I once had a cheeky but endearing pupil called Kirk who would always enter my classroom loudly pleading, “Tell me we’re not doing any writing this lesson, Miss?!…”
I’m pretty sure that his aversion to the very idea of putting pen to paper was due to a deep-seated insecurity about his handwriting, spelling and the general terror of having to commit anything to paper that might define him as “wrong” or “right”, “clever” or “stupid”.
“What’s the point of writing?” he would beg. “Why can’t I just say it?!”
For some kids, I think the thought of committing words to paper to be evaluated by someone else feels a bit how I might feel if asked to attend a life-drawing session and then forced to show my amateur sketch to the model.
So this tricky situation has to be handled sensitively and patiently – that is, if we’re not going to have those reluctant writers leave school at the end of their time with us, with the same anxieties they came to us with…
With this in mind, here are 6 cross-curricular ways to support reluctant or struggling writers in your lessons!
- Use the “Ghost Writing” technique to model excellent form: give pupils a good example of this TYPE of writing (report, explanation, instructions, recount, persuasion, description, etc) and ask them to write “over” it – ie retaining the phraseology, structure and form but changing the core meaning by using the correct topic vocabulary. This technique can be hugely effective in helping less confident writers to write in an appropriate register.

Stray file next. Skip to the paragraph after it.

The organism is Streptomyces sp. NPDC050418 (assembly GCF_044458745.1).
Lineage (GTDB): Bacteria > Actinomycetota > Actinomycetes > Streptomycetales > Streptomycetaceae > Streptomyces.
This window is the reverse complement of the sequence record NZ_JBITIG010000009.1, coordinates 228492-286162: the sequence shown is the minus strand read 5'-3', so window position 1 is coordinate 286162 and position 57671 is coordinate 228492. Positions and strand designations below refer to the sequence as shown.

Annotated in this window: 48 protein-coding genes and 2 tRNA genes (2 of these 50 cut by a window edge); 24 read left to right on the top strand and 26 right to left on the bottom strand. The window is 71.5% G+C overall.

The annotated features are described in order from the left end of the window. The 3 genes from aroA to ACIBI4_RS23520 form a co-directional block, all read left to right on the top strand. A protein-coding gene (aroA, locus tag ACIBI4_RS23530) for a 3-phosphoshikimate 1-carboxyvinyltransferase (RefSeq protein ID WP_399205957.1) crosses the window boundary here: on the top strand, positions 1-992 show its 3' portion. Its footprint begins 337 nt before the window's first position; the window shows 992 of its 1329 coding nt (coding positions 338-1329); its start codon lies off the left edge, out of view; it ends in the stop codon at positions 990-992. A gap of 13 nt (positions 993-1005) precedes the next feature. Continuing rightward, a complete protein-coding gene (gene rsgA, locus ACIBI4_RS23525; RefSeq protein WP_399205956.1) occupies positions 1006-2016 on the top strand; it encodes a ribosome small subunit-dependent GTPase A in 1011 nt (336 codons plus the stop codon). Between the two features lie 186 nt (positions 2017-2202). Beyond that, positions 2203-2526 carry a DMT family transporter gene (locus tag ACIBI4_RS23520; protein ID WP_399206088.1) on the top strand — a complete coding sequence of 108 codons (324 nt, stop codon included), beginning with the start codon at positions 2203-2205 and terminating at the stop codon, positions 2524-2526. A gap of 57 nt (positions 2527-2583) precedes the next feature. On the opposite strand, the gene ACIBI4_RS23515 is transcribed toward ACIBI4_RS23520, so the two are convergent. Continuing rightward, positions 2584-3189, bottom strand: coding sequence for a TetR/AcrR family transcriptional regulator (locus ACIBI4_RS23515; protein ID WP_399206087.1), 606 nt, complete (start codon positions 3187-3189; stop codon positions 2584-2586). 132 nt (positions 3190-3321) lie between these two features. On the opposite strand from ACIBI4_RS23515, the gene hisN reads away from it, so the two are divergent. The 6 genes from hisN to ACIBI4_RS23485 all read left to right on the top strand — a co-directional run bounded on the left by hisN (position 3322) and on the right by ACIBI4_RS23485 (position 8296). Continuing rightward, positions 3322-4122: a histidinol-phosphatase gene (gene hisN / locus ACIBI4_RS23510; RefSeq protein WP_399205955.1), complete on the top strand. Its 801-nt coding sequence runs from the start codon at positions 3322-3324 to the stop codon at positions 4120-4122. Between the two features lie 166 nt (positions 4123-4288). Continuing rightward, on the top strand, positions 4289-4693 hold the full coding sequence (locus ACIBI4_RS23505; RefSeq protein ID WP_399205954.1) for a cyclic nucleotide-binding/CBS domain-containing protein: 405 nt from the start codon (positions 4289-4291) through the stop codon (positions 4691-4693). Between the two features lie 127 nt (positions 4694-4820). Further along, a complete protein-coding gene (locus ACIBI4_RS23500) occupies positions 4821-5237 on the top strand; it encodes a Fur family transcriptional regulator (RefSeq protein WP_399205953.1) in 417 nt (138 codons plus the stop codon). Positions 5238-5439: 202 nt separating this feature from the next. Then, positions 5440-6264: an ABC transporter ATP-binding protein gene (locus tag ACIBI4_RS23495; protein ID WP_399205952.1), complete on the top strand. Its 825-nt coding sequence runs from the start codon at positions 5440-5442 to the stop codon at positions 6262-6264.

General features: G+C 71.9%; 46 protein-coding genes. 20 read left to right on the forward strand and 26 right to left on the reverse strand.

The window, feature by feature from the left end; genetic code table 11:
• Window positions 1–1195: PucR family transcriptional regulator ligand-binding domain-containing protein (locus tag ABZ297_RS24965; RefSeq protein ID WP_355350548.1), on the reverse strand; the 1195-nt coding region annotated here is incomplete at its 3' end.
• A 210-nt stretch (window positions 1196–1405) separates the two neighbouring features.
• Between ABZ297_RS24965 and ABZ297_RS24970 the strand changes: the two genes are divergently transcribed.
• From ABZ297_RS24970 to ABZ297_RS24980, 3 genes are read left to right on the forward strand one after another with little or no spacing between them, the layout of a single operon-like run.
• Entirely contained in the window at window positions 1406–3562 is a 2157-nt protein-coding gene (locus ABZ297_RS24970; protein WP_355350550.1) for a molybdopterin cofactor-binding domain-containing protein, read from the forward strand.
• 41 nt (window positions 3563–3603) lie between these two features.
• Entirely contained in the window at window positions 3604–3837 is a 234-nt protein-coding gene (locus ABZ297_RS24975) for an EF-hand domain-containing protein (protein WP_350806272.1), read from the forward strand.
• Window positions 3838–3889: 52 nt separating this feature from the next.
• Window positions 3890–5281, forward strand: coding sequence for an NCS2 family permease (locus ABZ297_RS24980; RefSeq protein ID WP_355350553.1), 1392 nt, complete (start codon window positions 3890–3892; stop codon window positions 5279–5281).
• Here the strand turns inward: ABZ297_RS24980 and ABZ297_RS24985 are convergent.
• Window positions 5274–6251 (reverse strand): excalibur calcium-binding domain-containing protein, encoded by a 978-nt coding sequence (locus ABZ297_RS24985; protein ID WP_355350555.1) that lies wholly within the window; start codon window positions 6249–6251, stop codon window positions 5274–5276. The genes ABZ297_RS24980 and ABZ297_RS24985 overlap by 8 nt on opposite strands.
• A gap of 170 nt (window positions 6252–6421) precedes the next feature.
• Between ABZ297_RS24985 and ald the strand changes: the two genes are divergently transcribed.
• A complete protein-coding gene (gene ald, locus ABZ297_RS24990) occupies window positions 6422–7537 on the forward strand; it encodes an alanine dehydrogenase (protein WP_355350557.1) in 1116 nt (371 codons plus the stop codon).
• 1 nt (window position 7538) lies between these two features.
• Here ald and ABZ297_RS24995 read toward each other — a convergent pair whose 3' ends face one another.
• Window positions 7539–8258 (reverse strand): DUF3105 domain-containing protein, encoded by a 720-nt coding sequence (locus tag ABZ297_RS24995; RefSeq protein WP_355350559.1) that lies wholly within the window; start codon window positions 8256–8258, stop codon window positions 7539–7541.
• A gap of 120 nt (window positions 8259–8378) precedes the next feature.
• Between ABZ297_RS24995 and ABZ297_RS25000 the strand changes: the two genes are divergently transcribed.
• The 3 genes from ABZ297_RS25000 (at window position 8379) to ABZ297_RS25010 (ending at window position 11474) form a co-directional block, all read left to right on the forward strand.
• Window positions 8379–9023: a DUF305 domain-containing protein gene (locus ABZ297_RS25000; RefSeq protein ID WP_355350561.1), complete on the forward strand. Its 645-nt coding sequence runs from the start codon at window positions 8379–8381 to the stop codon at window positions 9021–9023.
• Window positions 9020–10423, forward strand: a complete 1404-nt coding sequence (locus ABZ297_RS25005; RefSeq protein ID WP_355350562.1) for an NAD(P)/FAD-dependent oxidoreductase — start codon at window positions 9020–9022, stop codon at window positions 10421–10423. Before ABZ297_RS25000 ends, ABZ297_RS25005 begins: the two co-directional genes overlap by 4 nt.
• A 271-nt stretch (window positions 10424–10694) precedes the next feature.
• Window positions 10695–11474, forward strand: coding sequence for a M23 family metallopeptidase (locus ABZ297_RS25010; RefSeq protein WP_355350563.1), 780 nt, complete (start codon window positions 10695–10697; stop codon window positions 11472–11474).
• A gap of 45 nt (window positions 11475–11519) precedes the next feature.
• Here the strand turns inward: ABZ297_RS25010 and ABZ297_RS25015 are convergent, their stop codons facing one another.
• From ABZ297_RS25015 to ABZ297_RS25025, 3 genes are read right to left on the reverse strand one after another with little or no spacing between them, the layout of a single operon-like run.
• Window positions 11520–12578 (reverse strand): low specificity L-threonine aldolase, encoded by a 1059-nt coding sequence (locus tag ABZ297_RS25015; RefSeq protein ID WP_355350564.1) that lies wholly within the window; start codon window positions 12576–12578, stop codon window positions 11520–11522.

- Before that seemingly overwhelming task of confronting a blank page in their exercise books, allow reluctant writers to physically explore the structure or “shape” of their piece of writing. They might do this by organizing post–it notes on their table, pegging ideas on a line of string or even writing key ideas on paper cups and building a physical “structure”.
- Knowing how to start and being able to envisage reaching the end of a piece of writing plays an important part in boosting learner confidence and productivity. Provide a simple writing frame to support pupils in structuring their work and to make the extended writing task seem less overwhelming.
- Struggling writers can feel intimidated when shown a great example of writing and asked to identify success criteria. Instead, boost their confidence by showing them a hilariously bad example of the type of writing they are being asked to produce. Pupils can then be encouraged to identify what’s wrong with it and so, by implication, understand what they will need to do in order to produce a successful piece of work.
- Understanding exactly what is expected of them can calm an anxious or confused writer. Provide a clear “√ or X” checklist that pupils must refer to and assess their work against before they submit it.
- Rather than just copying information, show pupils how to summarise it by modeling the process. Getting pupils to use plasticine to tangibly represent the main points, and then removing the original text and using only the models to make written notes, is one way of showing pupils the difference between copying and actually condensing and transforming information.
Now it’s your turn!…
What techniques have you discovered for supporting reluctant or struggling writers in your classroom? Please share your fab ideas in the comments below!
See you next month!